Rybkin has been found. A very strange episode. At midday he announced he was in Kiev. He said he had just been on holiday there with friends and that, after all, a human being has a right to a private life! Kseniya Ponomaryova promptly resigned as leader of his election team. His wife is refusing to talk to him. In late evening he flew into Moscow from Kiev, looking half-dead and not at all like someone who has been having a good time on holiday. He was wearing women’s sunglasses and was escorted by an enormous bodyguard. “Who was detaining you?” he was asked, but gave no reply. He also refused to talk to the investigators from the Procurator’s Office who had been searching for him. It was later announced he might withdraw his candidacy. In St Petersburg, skinheads have stabbed to death nine-year-old Khursheda Sultanova in the courtyard of the flats where her family lived. Her father, 35-year-old Yusuf Sultanov, a Tadjik, has been working in St Petersburg for many years. That evening he was bringing the children back from the Yusupov Park ice slope when some aggressive youths started following them.
In a dark connecting courtyard leading to their home the youths attacked them. Khursheda suffered 11 stab wounds and died immediately. Yusuf’s 11-year-old nephew, Alabir, escaped in the darkness by hiding under a parked car. Alabir says the skinheads kept stabbing Khursheda until they were certain she was dead. They were shouting, “Russia for the Russians!” The Sultanovs are not illegal immigrants. They are officially registered as citizens of St Petersburg, but fascists are not interested in ID cards. When Russia’s leaders indulge in soundbites about cracking down on immigrants and guest labourers, they incur the responsibility for tragedies such as this.
Fifteen people were detained shortly afterwards, but released. Many turned out to be the offspring of people employed by the law-enforcement agencies of St Petersburg. Today, 20,000 St Petersburg youths belong to unofficial fascist or racist organisations. The St Petersburg skinheads are among the most active in the country and are constantly attacking Azerbaijanis, Chinese and Africans. Nobody is ever punished, because the law-enforcement agencies are themselves infected with racism. You have only to switch off your audio recorder for the militia to start telling you they understand the skinheads, and as for those blacks … etc, etc. Fascism is in fashion.
The Candidate Rybkin soap opera continues. Before this, Rybkin had the reputation of being a meticulous person, not a heavy drinker and even slightly dull. “Two days in Kiev” are very much out of character. Rybkin reports that after he disappeared he spent a certain amount of time in Moscow Province at Woodland Retreat, the guest-house of the Presidential Administration. He was taken from there and found himself in Kiev. He says further that those controlling him compelled him to call Moscow from Kiev and talk lightheartedly about having a right to a private life.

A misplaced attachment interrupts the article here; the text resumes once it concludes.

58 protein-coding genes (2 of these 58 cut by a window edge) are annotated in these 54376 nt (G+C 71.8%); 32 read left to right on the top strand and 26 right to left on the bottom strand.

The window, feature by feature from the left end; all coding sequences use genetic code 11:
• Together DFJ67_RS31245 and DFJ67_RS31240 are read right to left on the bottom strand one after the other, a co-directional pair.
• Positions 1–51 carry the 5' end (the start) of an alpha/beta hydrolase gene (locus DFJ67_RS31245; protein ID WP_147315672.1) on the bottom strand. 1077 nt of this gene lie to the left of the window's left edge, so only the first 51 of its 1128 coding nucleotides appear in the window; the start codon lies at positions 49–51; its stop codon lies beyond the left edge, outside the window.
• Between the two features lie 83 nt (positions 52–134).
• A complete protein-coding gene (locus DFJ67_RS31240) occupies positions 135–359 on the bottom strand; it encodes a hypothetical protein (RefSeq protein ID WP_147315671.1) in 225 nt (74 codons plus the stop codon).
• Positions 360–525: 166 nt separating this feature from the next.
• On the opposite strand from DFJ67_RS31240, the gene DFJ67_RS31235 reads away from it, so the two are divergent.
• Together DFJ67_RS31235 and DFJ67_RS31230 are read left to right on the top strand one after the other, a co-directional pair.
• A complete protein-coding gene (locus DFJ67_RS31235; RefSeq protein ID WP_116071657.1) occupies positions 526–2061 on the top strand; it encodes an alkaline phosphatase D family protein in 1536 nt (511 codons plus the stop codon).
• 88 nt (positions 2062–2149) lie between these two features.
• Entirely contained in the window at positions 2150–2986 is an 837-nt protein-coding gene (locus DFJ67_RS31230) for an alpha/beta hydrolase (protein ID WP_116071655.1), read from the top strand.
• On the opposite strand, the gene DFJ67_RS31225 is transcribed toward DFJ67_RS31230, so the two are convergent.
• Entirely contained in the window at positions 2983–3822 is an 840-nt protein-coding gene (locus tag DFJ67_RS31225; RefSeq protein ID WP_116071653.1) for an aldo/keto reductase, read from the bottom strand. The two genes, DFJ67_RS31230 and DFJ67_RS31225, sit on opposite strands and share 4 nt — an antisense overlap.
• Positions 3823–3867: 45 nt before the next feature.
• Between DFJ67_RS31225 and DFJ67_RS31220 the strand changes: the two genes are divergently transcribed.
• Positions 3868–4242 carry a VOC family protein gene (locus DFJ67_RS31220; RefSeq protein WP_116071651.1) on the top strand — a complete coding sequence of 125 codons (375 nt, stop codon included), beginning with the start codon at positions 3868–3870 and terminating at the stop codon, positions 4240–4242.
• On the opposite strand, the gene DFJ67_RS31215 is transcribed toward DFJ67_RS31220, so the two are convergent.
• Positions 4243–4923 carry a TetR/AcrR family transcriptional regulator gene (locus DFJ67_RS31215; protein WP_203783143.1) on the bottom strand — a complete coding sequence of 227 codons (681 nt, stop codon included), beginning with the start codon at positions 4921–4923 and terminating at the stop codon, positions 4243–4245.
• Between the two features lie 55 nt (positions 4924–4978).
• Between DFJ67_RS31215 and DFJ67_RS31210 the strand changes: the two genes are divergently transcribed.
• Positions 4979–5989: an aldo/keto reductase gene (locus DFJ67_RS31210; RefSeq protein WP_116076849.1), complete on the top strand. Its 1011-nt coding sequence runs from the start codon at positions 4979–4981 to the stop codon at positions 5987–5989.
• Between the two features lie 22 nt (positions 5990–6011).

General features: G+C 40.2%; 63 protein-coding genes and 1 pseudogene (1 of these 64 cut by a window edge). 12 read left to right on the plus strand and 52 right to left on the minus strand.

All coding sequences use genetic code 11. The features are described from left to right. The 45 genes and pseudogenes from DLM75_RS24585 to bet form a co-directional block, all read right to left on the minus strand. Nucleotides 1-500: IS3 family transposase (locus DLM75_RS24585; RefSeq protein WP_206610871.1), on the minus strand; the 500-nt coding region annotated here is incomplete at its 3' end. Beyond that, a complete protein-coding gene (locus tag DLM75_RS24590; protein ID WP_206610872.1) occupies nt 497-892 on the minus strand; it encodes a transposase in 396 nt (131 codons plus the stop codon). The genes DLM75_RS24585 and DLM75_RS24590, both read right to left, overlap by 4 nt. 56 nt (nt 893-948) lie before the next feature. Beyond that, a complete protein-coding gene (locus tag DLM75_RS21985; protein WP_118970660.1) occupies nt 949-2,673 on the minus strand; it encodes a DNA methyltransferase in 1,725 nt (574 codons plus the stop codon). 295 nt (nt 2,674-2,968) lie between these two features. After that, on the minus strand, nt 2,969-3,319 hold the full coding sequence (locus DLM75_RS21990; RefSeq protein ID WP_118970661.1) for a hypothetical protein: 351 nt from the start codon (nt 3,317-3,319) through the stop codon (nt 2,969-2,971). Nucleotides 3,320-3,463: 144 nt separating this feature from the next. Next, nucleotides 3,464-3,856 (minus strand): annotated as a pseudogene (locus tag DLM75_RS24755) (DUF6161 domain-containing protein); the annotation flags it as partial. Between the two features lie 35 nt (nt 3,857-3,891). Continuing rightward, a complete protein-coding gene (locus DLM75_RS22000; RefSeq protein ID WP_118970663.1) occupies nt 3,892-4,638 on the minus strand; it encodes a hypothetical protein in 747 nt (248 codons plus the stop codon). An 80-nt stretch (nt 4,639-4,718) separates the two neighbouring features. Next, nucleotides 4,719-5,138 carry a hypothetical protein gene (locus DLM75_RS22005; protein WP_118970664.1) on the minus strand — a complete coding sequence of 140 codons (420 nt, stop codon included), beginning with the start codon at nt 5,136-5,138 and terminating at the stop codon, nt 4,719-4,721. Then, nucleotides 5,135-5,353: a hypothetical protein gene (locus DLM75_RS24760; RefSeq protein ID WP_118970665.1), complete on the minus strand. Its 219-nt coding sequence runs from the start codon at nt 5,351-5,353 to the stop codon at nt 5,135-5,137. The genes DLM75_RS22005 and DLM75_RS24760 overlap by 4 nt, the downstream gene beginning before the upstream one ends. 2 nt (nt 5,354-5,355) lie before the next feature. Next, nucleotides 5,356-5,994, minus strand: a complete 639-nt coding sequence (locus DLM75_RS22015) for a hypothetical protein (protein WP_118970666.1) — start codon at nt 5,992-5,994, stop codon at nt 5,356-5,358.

Alexander Litvinenko in London and Oleg Kalugin in Washington, former FSB/KGB officers who have been granted political asylum in the west, have suggested that a psychotropic substance called SP117 may have been used on Rybkin. [Litvinenko died in London last November after being poisoned.] This compound was used in the FSB’s counter-intelligence sections and in units combating terrorism, but only in exceptional cases on “important targets”. SP117 is a truth drug that prevents an individual from having full possession of his mind. He will tell everything he knows. These statements will not save Rybkin. Putin has won this round against Berezovsky, now his sworn enemy, but his pal in the late 1990s.
Ivan Rybkin has announced that he will not be returning from London. A defecting presidential candidate is a first in our history. Nobody now has any doubt that the regime drugged him.
The Sultanovs, the family of the little girl Khursheda who was murdered by skinheads in St Petersburg, have abandoned Russia and gone to live in Tajikistan. They took a small coffin containing the child’s remains.
Everything is being reduced to absurdity. The appointment of [Mikhail] Fradkov as prime minister by the Duma deserves an entry in the Guinness Book of Records. 352 votes in favour of a man who, when asked what his plans for the future were, could only blurt: “I have just come out of the shadow into the light.” Fradkov is a man of the shadows because he is a spy. We have a truly third-rate prime minister. The country is sinking into a state of collective unconsciousness, into unreason.
Silence and apathy. Nobody can be bothered to listen to the drivel coming from the television. Let’s just get it over with.
Well, so he’s been elected. By and large, the concept of ruling the country by the same methods used in conducting the “anti-terrorist operation” has been vindicated: L’Etat, c’est Putin.
· In G2 on Monday: Politkovskaya’s devastating report on the Beslan school hostage disaster; and on Tuesday, her interview with Ramzan Kadyrov, the Chechen warlord suspected of involvement in her murder. Extracted from A Russian Diary, copyright © Anna Politkovskaya 2007. English translation copyright © Arch Tait 2007. Published by Harvill Secker next month at £17.99. To order a copy for £16.99 with free UK p&p go to guardian.co.uk/bookshop or call 0870 836 0875